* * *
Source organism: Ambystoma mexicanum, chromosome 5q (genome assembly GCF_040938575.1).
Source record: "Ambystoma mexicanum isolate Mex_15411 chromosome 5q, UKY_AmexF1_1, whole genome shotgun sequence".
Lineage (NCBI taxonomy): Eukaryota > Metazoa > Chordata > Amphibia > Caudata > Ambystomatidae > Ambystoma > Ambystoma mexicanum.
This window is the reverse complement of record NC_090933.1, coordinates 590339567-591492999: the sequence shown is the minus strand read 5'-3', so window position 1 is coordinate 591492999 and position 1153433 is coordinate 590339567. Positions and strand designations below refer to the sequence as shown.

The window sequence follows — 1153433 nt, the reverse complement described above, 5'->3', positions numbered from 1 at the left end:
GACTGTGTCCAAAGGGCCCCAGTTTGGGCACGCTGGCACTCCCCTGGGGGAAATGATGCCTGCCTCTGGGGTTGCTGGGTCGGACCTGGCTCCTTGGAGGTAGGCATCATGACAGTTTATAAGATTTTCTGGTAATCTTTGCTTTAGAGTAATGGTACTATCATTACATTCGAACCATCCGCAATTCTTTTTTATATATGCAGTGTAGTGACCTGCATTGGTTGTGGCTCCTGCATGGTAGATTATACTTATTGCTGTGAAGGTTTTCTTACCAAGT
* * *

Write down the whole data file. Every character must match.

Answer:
Source organism: Ambystoma mexicanum, chromosome 5q (genome assembly GCF_040938575.1).
Source record: "Ambystoma mexicanum isolate Mex_15411 chromosome 5q, UKY_AmexF1_1, whole genome shotgun sequence".
Lineage (NCBI taxonomy): Eukaryota > Metazoa > Chordata > Amphibia > Caudata > Ambystomatidae > Ambystoma > Ambystoma mexicanum.
This window is the reverse complement of record NC_090933.1, coordinates 590339567-591492999: the sequence shown is the minus strand read 5'-3', so window position 1 is coordinate 591492999 and position 1153433 is coordinate 590339567. Positions and strand designations below refer to the sequence as shown.

The window sequence follows — 1153433 nt, the reverse complement described above, 5'->3', positions numbered from 1 at the left end:
GACTGTGTCCAAAGGGCCCCAGTTTGGGCACGCTGGCACTCCCCTGGGGGAAATGATGCCTGCCTCTGGGGTTGCTGGGTCGGACCTGGCTCCTTGGAGGTAGGCATCATGACAGTTTATAAGATTTTCTGGTAATCTTTGCTTTAGAGTAATGGTACTATCATTACATTCGAACCATCCGCAATTCTTTTTTATATATGCAGTGTAGTGACCTGCATTGGTTGTGGCTCCTGCATGGTAGATTATACTTATTGCTGTGAAGGTTTTCTTACCAAGT